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  1. How Much Americans Drink

Find Out How Your Drinking Compares to American Averages

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The more you drink, not surprisingly, the greater your risk to develop an alcohol abuse disorder (alcohol abuse or alcoholism).

However, since most of us gauge our drinking by comparing our habits to those around us, we don’t always have an accurate read on what normal and moderate drinking truly means – How much do you need to drink before your drinking becomes abnormal and risky anyway?

If you associate with people who consume a great deal of alcohol each week, you may think that your habits are very moderate, but when you compare your habits to national averages, you may find that you too drink far more than is healthy.

To get a better idea of how your drinking compares to the rest of the country’s, here is some brief information on how much Americans drink, and the risks associated with different levels of drinking.

Recommended daily allowances:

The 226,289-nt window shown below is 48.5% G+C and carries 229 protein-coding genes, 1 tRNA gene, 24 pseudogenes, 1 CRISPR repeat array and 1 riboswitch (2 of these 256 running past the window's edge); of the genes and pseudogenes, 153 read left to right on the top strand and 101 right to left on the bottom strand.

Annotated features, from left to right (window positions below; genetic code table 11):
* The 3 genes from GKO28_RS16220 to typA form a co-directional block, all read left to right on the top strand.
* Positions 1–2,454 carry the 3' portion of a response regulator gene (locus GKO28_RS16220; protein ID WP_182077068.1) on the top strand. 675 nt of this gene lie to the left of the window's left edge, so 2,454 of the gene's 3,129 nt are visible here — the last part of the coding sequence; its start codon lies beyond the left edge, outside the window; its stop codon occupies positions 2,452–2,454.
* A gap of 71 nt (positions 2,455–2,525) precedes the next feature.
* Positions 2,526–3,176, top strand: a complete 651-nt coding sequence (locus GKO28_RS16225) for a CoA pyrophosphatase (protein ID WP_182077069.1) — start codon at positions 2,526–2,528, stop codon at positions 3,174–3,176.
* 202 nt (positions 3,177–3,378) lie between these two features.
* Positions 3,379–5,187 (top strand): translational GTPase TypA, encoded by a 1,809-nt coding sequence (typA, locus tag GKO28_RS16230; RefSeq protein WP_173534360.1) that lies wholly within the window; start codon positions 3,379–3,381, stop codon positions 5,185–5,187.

Based on standard drinks, which equate to a 12 ounce regular strength beer, 8 or 9 ounces of malt liquor (a 12 ounce bottle counts as a drink and a half) a small 5 ounce glass of 12% alcohol wine or 1.5 ounces of 40% alcohol liquor.

  • Men should not exceed 4 drinks in one day and 14 drinks in a week.
  • Women should not exceed 3 drinks in any day and 7 drinks per week.

How Much Americans Drink

  • 72% of Americans never exceed the recommended daily and weekly alcohol allowances. People in this category have a less than 1% chance of ever developing an alcohol abuse disorder.
  • 16% of Americans sometimes exceed the daily recommended maximums. 80% of people in this category exceed the daily maximums less than once a week, on average. People in this category have a 20% chance of ever developing an alcohol abuse disorder.
  • 10% of Americans sometimes exceed both the daily and weekly recommended alcohol limits. 80% of people in this category typically exceed their recommended daily maximum more than once per week. People in this category have an almost 50% chance of ever developing an alcohol abuse disorder.1
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Page last updated 13/02/2018

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